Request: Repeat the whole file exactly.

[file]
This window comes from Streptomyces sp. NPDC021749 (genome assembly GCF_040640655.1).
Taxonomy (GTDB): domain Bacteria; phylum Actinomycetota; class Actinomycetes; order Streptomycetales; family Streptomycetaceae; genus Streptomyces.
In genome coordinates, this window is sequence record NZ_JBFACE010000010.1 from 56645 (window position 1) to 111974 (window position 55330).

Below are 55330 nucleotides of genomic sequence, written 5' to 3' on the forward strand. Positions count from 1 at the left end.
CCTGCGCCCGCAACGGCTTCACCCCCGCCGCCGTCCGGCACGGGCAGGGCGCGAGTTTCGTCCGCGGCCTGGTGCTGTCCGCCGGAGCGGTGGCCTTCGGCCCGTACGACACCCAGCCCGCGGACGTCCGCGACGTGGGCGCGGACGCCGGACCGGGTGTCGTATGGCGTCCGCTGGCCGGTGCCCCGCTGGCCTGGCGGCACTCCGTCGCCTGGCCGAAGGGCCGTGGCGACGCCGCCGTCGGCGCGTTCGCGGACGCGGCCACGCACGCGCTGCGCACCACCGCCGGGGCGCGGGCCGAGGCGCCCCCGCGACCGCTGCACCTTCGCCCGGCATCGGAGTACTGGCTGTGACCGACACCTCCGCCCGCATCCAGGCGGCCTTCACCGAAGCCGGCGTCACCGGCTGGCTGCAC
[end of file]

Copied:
This window comes from Streptomyces sp. NPDC021749 (genome assembly GCF_040640655.1).
Taxonomy (GTDB): domain Bacteria; phylum Actinomycetota; class Actinomycetes; order Streptomycetales; family Streptomycetaceae; genus Streptomyces.
In genome coordinates, this window is sequence record NZ_JBFACE010000010.1 from 56645 (window position 1) to 111974 (window position 55330).

Below are 55330 nucleotides of genomic sequence, written 5' to 3' on the forward strand. Positions count from 1 at the left end.
CCTGCGCCCGCAACGGCTTCACCCCCGCCGCCGTCCGGCACGGGCAGGGCGCGAGTTTCGTCCGCGGCCTGGTGCTGTCCGCCGGAGCGGTGGCCTTCGGCCCGTACGACACCCAGCCCGCGGACGTCCGCGACGTGGGCGCGGACGCCGGACCGGGTGTCGTATGGCGTCCGCTGGCCGGTGCCCCGCTGGCCTGGCGGCACTCCGTCGCCTGGCCGAAGGGCCGTGGCGACGCCGCCGTCGGCGCGTTCGCGGACGCGGCCACGCACGCGCTGCGCACCACCGCCGGGGCGCGGGCCGAGGCGCCCCCGCGACCGCTGCACCTTCGCCCGGCATCGGAGTACTGGCTGTGACCGACACCTCCGCCCGCATCCAGGCGGCCTTCACCGAAGCCGGCGTCACCGGCTGGCTGCAC